What is a Direct Amend?

In this day and age of technology, it is easy to tell yourself that making a phone call or even sending a text message will work when you are making amends. There may be some cases when this is appropriate, such as when the person lives far away. But it is best to make a direct amend, which means going to the person and talking with them face-to-face. This will reinforce that you are serious.

What Did you Think About This Blog?

Give it a Rating!


Full Infographic:

Step 8 and 9 Work Making Amends and Meaning It

2021-01-27T19:56:16+00:00September 13th, 2020|3 Comments


  1. Marilyn July 18, 2019 at 9:51 pm

    My husband and I were together for 38 years and now have been estranged for over 3 years.
    After 35 years of active drinking he has been in recovery for 3 years.
    He said that he completed steps 8 and 9 and said that he won’t make amends to me because I drink socially.
    Through my self education of the 12 steps I don’t believe that he’s completed them as he said he did.
    This seems way off … I have been seriously hurt and have scars from his behavior that will last for my lifetime as do our children. I’m sure you might imagine that I have many tragic stories.
    If you can please let me know if amends are made regardless of abstinence or not I’d appreciate hearing from you.
    I really need an apology to recover from the past and to be able to move on.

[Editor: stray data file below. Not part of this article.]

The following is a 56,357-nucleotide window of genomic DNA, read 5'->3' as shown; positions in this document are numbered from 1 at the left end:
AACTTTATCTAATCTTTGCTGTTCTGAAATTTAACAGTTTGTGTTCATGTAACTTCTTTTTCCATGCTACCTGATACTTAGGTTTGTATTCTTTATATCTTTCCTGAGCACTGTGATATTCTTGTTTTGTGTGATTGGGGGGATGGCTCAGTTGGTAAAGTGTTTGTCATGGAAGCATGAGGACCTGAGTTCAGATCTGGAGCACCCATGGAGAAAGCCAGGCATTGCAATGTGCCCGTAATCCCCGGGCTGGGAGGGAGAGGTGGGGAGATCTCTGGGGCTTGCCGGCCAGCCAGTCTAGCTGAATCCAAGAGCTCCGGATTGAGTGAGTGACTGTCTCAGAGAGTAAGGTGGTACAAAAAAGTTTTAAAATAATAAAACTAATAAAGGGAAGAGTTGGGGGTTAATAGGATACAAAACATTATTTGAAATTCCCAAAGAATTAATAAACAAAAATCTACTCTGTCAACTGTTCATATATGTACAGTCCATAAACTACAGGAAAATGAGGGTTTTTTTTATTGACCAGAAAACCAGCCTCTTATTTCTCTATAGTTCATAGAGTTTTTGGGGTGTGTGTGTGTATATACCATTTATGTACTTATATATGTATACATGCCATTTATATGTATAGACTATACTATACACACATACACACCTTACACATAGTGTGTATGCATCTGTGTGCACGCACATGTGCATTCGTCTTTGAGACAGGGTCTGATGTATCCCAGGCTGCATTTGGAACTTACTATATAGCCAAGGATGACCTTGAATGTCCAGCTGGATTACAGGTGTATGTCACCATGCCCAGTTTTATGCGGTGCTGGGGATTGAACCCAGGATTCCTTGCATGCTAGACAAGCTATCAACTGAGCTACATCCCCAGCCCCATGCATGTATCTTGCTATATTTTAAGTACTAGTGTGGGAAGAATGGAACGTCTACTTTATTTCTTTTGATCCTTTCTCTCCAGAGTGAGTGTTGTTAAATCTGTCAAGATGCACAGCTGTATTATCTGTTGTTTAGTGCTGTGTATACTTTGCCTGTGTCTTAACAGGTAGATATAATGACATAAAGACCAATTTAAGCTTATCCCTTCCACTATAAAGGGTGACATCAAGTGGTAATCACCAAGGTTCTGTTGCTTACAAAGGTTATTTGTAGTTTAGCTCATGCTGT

Sorry for the poor composition of this!
    Thank you.

    • Northpoint Seattle Staff August 1, 2019 at 4:39 pm

      Your actions should not impact his willingness to make amends. He can request you not to drink near him, which makes sense. However, if he is focused on making amends then he should be focused upon his actions rather than your actions. We wish you both all the best on this journey!

  2. Iris August 24, 2019 at 8:38 am

    I’m sure y’all have heard it all before.

    My exhusband is now sober only a few months and on step four. I went no contact, finally, because while we’re divorced, I’ve still supported him through this recovery, he very much needs it.

    I went no contact because I’ve put my hurt aside for the time being, meaning not confronting him with what he’s done to me while in his first stages of recovery. That doesn’t mean I’m accepting bad behavior or allowing boundary pushing, I’m just letting it sit while taking care of myself.

    He was discussing his sobriety (which is the only topic he has at all) and said he won’t apologize or make amends for anything he did while blacked or browned out, because he can’t remember so it must not be important. It could also be a lie, I and others might only want to cause him more harm.

    If that’s true, I don’t see the point. Just lets the drunk off the hook fr everything and they aren’t going to get better.

    I’m curious what other thoughts on this are.

Comments are closed.

Call Now Button